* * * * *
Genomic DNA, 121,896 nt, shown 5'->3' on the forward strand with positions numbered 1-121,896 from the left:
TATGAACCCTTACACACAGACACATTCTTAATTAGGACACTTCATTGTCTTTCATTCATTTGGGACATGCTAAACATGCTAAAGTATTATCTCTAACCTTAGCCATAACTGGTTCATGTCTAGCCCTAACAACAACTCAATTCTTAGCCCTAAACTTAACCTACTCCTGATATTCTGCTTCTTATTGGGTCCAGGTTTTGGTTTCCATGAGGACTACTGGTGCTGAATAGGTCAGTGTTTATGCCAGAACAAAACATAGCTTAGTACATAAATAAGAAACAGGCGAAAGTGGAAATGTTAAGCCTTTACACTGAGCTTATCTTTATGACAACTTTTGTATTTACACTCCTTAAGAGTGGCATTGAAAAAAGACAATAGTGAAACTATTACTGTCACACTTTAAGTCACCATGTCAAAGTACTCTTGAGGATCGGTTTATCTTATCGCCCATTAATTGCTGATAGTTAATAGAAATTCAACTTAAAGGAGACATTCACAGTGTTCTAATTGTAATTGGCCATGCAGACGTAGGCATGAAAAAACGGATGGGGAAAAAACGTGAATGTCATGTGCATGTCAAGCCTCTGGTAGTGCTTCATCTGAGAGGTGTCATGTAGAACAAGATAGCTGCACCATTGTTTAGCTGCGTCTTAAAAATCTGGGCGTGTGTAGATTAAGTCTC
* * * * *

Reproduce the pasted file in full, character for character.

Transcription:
Genomic DNA, 121,896 nt, shown 5'->3' on the forward strand with positions numbered 1-121,896 from the left:
TATGAACCCTTACACACAGACACATTCTTAATTAGGACACTTCATTGTCTTTCATTCATTTGGGACATGCTAAACATGCTAAAGTATTATCTCTAACCTTAGCCATAACTGGTTCATGTCTAGCCCTAACAACAACTCAATTCTTAGCCCTAAACTTAACCTACTCCTGATATTCTGCTTCTTATTGGGTCCAGGTTTTGGTTTCCATGAGGACTACTGGTGCTGAATAGGTCAGTGTTTATGCCAGAACAAAACATAGCTTAGTACATAAATAAGAAACAGGCGAAAGTGGAAATGTTAAGCCTTTACACTGAGCTTATCTTTATGACAACTTTTGTATTTACACTCCTTAAGAGTGGCATTGAAAAAAGACAATAGTGAAACTATTACTGTCACACTTTAAGTCACCATGTCAAAGTACTCTTGAGGATCGGTTTATCTTATCGCCCATTAATTGCTGATAGTTAATAGAAATTCAACTTAAAGGAGACATTCACAGTGTTCTAATTGTAATTGGCCATGCAGACGTAGGCATGAAAAAACGGATGGGGAAAAAACGTGAATGTCATGTGCATGTCAAGCCTCTGGTAGTGCTTCATCTGAGAGGTGTCATGTAGAACAAGATAGCTGCACCATTGTTTAGCTGCGTCTTAAAAATCTGGGCGTGTGTAGATTAAGTCTC